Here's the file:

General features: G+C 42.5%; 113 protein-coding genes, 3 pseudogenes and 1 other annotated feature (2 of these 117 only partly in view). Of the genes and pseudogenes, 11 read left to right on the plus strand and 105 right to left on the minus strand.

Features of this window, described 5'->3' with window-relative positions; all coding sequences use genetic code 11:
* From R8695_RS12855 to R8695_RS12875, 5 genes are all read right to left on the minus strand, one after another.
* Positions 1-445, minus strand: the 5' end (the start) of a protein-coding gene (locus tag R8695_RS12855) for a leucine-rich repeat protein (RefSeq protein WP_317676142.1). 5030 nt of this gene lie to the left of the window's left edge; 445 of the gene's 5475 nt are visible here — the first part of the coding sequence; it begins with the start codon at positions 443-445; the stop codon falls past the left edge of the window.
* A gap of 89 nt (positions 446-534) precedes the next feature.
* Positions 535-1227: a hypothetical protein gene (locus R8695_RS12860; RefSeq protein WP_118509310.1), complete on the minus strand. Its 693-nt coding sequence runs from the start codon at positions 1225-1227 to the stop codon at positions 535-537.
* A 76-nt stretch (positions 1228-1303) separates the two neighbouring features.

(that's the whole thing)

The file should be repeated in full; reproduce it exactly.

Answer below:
General features: G+C 42.5%; 113 protein-coding genes, 3 pseudogenes and 1 other annotated feature (2 of these 117 only partly in view). Of the genes and pseudogenes, 11 read left to right on the plus strand and 105 right to left on the minus strand.

Features of this window, described 5'->3' with window-relative positions; all coding sequences use genetic code 11:
* From R8695_RS12855 to R8695_RS12875, 5 genes are all read right to left on the minus strand, one after another.
* Positions 1-445, minus strand: the 5' end (the start) of a protein-coding gene (locus tag R8695_RS12855) for a leucine-rich repeat protein (RefSeq protein WP_317676142.1). 5030 nt of this gene lie to the left of the window's left edge; 445 of the gene's 5475 nt are visible here — the first part of the coding sequence; it begins with the start codon at positions 443-445; the stop codon falls past the left edge of the window.
* A gap of 89 nt (positions 446-534) precedes the next feature.
* Positions 535-1227: a hypothetical protein gene (locus R8695_RS12860; RefSeq protein WP_118509310.1), complete on the minus strand. Its 693-nt coding sequence runs from the start codon at positions 1225-1227 to the stop codon at positions 535-537.
* A 76-nt stretch (positions 1228-1303) separates the two neighbouring features.